Queer Places:
Rockland Palace Ballroom, 280 W 155th St, New York, NY 10039

Phil Black (1902-1975) was the promoter of the 'Fancy Dress' Balls at the end of the Harlem Renaissance era; and pioneer Promoter of the 'Funmaker' Ball (from 1944-1975), which continued for several years after his death (in his honor).

Phil Black was born in Pittsburgh, Pennsylvania circa 1902. Details of his early life before he emerged on the nightlife scene remain a mystery.

In 1924, dressed as female (adopting the stage name 'Cora'), Phil Black went to 'Cakewalks' Club with a buddy; and they won first prize as the best couple. Friends told him that he was as good as the professional female impersonators; and the star that would become the infamous Phil "Cora" Black was born. Black started with bookings in the Pittsburgh area; and then joined a touring group, 'Shufflin Sam.' For six years (1927-1933) he played in and around Atlantic City, often as the only African-American member of the troupe.

In 1934, Phil Black was based in New York City; appearing in Greenwich Village and Harlem. The following year, it is believed that Black took the reins as the primary promoter for the infamous 'Hamilton Lodge' Fancy Dress Ball, held in Harlem's 'Rockland Palace Ballroom', the same 'Rockland Palace' that would house Phil Black's famous 'Funmaker's' Ball.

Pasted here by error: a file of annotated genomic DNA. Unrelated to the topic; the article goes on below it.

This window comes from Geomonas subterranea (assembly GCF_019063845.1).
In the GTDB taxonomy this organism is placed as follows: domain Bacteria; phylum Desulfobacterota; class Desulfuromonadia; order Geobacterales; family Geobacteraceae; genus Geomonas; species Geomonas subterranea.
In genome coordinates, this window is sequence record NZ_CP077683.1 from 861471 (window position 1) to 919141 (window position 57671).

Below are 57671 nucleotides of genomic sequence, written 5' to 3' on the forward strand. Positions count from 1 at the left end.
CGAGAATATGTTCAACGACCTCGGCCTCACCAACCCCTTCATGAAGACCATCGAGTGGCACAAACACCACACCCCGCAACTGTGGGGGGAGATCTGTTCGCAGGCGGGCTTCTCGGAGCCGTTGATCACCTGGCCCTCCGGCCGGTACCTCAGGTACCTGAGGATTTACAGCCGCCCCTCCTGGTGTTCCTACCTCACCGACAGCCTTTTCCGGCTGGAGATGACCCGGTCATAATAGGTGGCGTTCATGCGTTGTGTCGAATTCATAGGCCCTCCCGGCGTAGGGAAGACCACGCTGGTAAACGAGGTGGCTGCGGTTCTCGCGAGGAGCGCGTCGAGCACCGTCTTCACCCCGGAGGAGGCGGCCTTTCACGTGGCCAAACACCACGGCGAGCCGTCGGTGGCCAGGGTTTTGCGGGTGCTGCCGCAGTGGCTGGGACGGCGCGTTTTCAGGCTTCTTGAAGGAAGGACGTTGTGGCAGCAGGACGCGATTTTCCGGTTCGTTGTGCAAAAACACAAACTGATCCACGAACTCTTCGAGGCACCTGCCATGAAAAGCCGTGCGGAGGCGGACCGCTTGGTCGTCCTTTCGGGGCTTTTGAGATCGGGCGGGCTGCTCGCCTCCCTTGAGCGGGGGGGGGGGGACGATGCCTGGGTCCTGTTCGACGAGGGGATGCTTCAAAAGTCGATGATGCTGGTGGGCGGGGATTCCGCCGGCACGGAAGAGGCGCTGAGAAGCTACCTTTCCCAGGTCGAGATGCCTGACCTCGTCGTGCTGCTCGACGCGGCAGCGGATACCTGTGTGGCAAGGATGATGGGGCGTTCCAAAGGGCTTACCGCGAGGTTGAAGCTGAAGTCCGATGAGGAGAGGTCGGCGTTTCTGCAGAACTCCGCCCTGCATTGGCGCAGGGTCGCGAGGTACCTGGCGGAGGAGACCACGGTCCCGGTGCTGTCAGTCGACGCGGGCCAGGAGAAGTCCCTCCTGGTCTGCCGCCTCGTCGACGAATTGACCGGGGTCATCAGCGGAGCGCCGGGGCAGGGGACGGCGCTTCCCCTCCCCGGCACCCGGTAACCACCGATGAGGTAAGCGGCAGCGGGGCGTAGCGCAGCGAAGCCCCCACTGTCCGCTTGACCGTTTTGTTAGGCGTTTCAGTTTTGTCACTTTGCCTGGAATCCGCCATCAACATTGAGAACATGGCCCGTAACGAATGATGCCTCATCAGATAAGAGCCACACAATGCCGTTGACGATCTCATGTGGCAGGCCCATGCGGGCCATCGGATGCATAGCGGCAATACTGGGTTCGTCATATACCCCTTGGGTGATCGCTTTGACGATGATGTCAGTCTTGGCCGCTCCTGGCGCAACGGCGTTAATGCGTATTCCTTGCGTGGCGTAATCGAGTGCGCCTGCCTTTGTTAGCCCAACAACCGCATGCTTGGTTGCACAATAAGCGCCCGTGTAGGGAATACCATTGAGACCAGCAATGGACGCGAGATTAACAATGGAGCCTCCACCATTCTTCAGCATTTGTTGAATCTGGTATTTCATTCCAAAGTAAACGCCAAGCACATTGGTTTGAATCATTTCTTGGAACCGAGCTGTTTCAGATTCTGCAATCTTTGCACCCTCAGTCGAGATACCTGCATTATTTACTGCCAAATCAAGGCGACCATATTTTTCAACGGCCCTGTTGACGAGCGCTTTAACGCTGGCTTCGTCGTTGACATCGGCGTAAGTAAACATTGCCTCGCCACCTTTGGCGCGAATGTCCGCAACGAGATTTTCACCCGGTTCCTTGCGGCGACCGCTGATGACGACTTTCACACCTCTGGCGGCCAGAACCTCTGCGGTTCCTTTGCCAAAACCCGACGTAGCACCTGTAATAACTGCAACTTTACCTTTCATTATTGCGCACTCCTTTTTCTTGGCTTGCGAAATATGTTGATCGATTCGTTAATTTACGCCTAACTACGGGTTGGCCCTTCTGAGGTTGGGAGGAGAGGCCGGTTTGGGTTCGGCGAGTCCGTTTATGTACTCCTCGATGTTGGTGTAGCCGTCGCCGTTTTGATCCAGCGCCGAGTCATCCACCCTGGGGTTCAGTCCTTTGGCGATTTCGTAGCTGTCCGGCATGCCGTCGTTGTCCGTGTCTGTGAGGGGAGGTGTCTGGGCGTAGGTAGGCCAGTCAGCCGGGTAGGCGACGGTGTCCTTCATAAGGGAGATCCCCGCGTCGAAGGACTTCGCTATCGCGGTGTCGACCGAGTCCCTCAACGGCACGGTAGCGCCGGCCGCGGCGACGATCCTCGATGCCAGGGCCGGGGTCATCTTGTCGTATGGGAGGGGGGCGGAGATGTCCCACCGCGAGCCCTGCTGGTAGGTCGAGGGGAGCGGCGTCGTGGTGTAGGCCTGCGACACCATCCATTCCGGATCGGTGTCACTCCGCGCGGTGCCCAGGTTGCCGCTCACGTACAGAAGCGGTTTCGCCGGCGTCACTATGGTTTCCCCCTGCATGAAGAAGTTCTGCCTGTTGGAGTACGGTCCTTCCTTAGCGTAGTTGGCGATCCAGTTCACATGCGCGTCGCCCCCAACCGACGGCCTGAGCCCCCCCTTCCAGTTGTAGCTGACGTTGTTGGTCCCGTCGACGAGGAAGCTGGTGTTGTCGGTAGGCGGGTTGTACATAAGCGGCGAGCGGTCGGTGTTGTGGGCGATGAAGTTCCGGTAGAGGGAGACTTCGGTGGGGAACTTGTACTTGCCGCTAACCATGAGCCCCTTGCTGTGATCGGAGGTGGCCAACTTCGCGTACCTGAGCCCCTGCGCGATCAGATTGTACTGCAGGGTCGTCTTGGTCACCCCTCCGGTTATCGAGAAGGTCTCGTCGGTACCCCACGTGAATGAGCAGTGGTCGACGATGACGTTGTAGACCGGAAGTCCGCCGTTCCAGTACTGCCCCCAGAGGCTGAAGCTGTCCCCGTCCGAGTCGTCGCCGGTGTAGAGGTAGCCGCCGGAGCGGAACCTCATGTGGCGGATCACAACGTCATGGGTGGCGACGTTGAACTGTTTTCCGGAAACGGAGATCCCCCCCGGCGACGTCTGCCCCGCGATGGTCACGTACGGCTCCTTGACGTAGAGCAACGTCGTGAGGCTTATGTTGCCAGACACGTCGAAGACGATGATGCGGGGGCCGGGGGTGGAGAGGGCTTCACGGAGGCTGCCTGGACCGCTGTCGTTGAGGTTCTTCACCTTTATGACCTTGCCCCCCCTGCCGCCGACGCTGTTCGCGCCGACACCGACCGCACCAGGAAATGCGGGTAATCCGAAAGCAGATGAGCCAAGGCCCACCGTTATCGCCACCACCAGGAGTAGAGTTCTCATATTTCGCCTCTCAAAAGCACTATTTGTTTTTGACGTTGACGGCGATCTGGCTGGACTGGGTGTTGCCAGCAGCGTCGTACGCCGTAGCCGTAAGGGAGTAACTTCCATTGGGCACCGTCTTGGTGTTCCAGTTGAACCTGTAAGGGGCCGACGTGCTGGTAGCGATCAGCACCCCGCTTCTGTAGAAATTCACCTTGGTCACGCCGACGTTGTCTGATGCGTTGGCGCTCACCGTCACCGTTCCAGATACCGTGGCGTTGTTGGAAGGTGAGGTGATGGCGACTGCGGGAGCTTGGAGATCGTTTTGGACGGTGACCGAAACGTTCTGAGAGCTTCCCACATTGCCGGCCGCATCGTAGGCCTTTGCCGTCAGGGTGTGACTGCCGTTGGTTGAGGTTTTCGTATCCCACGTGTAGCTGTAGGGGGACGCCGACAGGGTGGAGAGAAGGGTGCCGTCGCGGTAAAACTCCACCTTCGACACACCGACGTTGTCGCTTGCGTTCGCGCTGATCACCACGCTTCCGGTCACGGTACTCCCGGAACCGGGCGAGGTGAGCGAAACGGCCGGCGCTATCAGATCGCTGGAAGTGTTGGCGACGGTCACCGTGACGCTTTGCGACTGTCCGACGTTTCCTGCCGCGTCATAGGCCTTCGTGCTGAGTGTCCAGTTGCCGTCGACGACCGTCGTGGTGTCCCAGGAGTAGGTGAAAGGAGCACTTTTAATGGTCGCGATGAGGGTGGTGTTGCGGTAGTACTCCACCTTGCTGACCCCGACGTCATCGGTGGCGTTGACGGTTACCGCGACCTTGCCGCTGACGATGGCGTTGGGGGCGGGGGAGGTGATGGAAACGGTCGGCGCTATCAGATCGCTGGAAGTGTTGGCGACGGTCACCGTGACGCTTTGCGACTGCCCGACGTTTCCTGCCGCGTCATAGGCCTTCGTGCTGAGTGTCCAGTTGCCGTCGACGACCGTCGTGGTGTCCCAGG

In 1944, Black played Montréal for four months; and, later, in 1948 he is credited with promoting boat rides on the Hudson River. He created the 'Funmaker' Drag Balls (circa 1944). The 'Funmaker' Balls were produced by Black until his death in 1975; popular affairs that were profiled by 'Jet Magazine' in the mid 1950s. His events became the standard for the Voguing Balls; that emerged - in Harlem - around 1972.


Phil Black was a Bartender, as well as a "Showgirl." His show was both a song and a dance routine. Black also made all of his own gowns. His talent and abilities were seemingly limitless.

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